BWW Review: THE LION, THE WITCH AND THE WARDROBE, Bridge Theatre
Copies of C. S. Lewis's The Lion, the Witch and the Wardrobe have decorated children's bookshelves since its publication in 1950, and the image of a solitary gas lamppost amidst a blanket of white snow has become iconic. Following a successful run at the Leeds Playhouse in 2017, Sally Cookson's adaptation of Lewis's novel is now at the Bridge Theatre, and proves a perfect tonic to the theatrical soul, with impeccable design and innovative scenic effects.For those unfamiliar with the story, a gigantic wardrobe takes the four Pevensie children, who are evacuees from London during the Blitz, into the world of Narnia. This mythical realm suffers never-ending winter due to the icy reign of the White Witch. Yet the children's coming signals the beginning of a new age and, with the help of Aslan, king of all the beasts, together they plan to overthrow the queen and herald the spring.
At two hours and 40 minutes, it'd be a lie however to say that this show keeps your attention throughout. As a Turkish Delight dream-sequence song began, a little voice behind me asked "Why is he singing?", and I have to agree. Although some musical numbers, like Mr Tumnus's song about spring, work fine and complement the show (and Stuart Neal is in good voice indeed), others offer inconsistent interludes.
Issues of pacing mostly affect the first act. For example, whilst the idea of having the evacuees' bags become the carriages of the miniature train passed between the cast to represent the journey up north is clever, the entire sequence is overlong.
The problem may lie in the overall structure of the show: Lucy and Edmund first go individually into Narnia before the four siblings go together. Once the Pevensie children are all together in Narnia at around the 50-minute mark, the pace picks up, but until then there are copious scene shifts that drag - and, ultimately, we're here to see snow, talking lions and kind fauns.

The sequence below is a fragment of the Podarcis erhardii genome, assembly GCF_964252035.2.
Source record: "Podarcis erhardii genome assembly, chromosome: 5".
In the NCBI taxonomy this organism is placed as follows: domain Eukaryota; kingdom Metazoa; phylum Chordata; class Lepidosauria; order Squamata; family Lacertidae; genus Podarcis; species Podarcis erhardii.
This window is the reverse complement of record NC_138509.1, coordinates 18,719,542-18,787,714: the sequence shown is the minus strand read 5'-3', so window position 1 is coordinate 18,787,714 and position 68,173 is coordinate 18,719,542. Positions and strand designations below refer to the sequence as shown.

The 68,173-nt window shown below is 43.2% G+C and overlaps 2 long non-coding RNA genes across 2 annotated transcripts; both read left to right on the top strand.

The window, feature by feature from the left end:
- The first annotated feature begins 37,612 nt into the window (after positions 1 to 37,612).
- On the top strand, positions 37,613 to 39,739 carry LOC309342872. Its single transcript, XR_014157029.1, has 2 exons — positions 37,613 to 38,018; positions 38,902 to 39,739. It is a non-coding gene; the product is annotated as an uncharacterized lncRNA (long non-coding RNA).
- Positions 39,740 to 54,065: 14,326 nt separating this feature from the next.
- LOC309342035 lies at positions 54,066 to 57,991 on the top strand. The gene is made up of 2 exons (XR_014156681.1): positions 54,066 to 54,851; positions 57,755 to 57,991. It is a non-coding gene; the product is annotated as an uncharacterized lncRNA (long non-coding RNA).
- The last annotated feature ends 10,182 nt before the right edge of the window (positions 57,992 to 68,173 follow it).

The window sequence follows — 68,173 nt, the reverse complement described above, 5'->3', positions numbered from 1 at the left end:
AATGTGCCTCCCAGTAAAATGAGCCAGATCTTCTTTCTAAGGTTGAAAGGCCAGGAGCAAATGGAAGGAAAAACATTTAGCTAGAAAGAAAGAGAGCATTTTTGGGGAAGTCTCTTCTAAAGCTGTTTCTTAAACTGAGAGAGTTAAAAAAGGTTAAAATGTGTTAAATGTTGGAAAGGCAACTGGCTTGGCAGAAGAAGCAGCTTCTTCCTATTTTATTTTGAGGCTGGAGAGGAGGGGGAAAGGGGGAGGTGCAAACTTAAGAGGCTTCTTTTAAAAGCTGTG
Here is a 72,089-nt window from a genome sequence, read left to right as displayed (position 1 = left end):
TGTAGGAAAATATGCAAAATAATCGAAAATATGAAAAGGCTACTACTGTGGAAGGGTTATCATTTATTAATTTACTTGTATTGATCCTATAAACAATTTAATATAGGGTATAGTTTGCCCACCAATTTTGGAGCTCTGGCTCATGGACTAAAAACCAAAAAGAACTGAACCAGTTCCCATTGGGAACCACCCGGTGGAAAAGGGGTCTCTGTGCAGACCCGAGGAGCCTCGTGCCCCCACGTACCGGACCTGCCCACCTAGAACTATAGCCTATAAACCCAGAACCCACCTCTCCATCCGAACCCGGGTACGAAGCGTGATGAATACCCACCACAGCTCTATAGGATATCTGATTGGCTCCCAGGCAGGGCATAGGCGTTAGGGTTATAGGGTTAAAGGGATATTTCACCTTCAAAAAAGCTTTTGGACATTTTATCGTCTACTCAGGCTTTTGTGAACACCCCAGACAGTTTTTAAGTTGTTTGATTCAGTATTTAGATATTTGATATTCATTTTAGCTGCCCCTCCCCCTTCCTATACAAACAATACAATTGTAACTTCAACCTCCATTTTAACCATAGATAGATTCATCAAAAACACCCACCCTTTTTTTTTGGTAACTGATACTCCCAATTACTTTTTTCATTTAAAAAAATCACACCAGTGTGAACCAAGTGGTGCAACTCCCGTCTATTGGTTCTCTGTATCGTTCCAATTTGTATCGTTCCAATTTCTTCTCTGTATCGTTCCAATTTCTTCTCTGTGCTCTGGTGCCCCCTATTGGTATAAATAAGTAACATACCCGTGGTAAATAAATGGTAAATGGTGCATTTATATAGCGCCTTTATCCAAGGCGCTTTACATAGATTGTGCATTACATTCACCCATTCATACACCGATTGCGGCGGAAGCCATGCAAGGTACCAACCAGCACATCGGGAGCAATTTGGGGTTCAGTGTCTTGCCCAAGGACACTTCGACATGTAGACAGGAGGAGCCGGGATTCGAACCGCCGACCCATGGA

Whether these problems stem from Sally Cookson's direction or the show's book (Adam Peck was writer in the room) is unclear. But Cookson has certainly ensured that all of the cast put in dedicated performances.
The four Pevensie children together are a strong quartet. Femi Akinfolarin as Peter has a noble manner, and Shalisha James-Davis as Susan moves well between excitement and fear. Keziah Joseph's wide-eyed Lucy is charming, however it is John Leader as Edmund who shines. The character is really the only one of the four siblings with an obvious arc from an annoying brother to a supportive and caring one, but Leader brings an early inconstant cowardliness to his role that is convincingly gone by the play's end.
Laura Elphinstone as the White Witch is sharp and severe, barely controlling her unbridled rage with an authoritative and commanding stage presence. Also brilliant is Beverly Rudd as Mrs Beaver and Wil Johnson as both Aslan and Professor Kirke, a doubling that brings a neat circularity to the show (and an irony, given Elphinstone also plays Kirke's housekeeper, Mrs Macready).
The individual production departments have all evidently worked incredibly hard. Bruno Poet's lighting is instrumental in establishing the mood of each scene, and Craig Leo's puppetry is stunning. Susanna Peretz's make-up also warrants praise. For a piece mostly set in the all-encompassing canvas of white snow, there's a beautiful amount of colour throughout.
In spite of the pacing issues and tonal inconsistencies, it's a testimony to Rae Smith's design and the production quality of the entire show that the children in the audience seemed completely enraptured. Just being in the theatre is a magical event.
It cannot be denied that watching Narnia form in front of your very eyes is a marvel. Being enveloped in white cloth, the stage become a blank canvas, ready for the imagination of the cast and crew to create a world where magic is all around. If you've got young children, stepping into this wardrobe may be perfect treat this Christmas season.
Photograph credit: Brinkhoff Moegenburg